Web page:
Here’s a fact for you: a quarter of Scots in a recent BMG poll for the ERS said they would rather finish the ironing than go and vote in a council election.
While our commitment to neat clothing is commendable, disregard for local democracy is at once frightening and understandable. Why is it that local democracy – close to where we live, the communities, the towns and villages that we think of as ‘our’ places –seems in even worse democratic nick than a faltering British state?
This blog is about local democracy in Scotland right now. That it is full of quotations and the wisdom of people from other times is because it feels like we need to call on all the ingenuity and smartness we can get out hands on at the moment.
Whatever we thought democracy was – from voting and representation to free markets, solidarity, or trust in government – our understandings now seem grossly insufficient to deal with a time of growing inequality, populist shocks, anger, resentment , and information so free its meaning is as diffuse as fresh air.
Our system of democracy was probably never as good as we were told it was. Locally it has become too distant from our home towns and too rigid and too ‘system like’ to feel human enough. Regardless of that, if we believe in the ideal of ‘government of the people, by the people, for the people’ it is clearly a crucial moment to remake it in a new and better form. This is OK, and perhaps that is part of the resilience of democratic systems – that they are fluid enough to be remade again and again.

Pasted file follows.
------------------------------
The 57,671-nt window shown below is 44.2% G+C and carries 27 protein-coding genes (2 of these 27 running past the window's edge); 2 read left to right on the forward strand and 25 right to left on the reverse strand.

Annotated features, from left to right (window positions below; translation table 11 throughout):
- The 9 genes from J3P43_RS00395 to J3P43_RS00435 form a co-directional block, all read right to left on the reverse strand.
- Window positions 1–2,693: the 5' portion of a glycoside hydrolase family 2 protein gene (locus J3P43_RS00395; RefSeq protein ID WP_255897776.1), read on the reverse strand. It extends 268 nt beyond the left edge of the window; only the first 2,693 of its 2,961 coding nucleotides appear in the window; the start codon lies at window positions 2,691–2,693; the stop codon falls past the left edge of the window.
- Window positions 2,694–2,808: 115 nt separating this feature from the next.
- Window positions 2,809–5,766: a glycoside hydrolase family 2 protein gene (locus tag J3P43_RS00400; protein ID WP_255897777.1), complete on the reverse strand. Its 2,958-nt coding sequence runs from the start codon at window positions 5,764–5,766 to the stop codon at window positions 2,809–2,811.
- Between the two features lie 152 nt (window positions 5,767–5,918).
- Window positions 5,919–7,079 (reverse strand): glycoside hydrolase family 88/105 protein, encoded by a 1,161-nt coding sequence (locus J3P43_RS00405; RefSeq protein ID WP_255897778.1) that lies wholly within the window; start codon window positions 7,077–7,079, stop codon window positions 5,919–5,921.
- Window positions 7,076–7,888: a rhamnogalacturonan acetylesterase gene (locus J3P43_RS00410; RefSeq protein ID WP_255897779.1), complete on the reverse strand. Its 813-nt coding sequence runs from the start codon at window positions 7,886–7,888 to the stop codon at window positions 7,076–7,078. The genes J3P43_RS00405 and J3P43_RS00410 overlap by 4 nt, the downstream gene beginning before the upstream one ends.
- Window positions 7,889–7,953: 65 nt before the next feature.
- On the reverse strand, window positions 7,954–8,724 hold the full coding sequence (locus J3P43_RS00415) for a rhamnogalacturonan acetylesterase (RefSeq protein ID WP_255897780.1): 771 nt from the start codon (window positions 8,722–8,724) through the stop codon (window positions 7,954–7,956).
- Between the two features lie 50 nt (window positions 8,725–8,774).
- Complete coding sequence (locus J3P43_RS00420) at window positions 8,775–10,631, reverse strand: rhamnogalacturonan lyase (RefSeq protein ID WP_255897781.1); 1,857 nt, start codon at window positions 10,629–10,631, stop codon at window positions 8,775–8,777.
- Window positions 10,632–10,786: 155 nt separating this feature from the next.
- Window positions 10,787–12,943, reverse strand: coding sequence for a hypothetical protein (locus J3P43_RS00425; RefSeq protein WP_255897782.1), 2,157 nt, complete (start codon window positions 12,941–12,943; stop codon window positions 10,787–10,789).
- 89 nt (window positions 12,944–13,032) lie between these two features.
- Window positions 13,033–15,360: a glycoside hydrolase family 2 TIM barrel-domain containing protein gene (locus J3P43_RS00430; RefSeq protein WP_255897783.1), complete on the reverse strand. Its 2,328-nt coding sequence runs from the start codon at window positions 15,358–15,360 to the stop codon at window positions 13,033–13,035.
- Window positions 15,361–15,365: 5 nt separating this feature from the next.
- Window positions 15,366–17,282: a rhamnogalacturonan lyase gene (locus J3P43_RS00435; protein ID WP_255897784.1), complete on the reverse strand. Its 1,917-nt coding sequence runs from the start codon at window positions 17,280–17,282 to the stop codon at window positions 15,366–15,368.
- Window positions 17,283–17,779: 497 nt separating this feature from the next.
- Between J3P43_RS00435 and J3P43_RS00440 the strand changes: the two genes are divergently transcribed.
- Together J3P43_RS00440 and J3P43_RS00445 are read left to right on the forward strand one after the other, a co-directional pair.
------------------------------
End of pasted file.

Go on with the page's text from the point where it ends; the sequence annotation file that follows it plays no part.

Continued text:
But we must be careful not to fall into the ‘Confidence Trap’ and believe democracies’ resilience up until now is wholly a feature of the system. It is not, and if we want to protects ourselves against at worst demagoguery and despotism and at best apathy and alienation (these things may well be connected), we need to do something about it.
‘Prefiguration‘ is the sort of word Ed Miliband might have used. The meaning is sharper than its syllables suggest: it means that if people starting to behave as if they live in the society they want to be part of, then it is more likely to come about. Ghandi captured the idea more succinctly when he said ‘be the change you wish to see in the world’. Or as Alistair Grey said to Scots: ‘Act as if you live in the early days of a better Nation’.
The ERS are part of modest intervention to create several small but significant acts that might snowball into something ambitious enough to save and remake Scottish democracy.
Along with many others we have launched a campaign that is encouraging Scots to ‘Act as if they Own the Place’: to organise a gathering where for a short time they can imagine what it would feel like and what they would do if they ran their own town, village, community. And then to think about how they might make these imaginings more real.
Simone Weil said that ‘imagination is always the fabric of social life and the dynamic of history’. We are offering help to any community that wants to run an ‘Act as if Council’.
There are seven planned already for early next year, all over Scotland – from Inverness to Dumfries. You could even start to ‘act as if you own the place’ yourself. Let us know if we can help.
And watch this space – we could be in the early days of a better nation.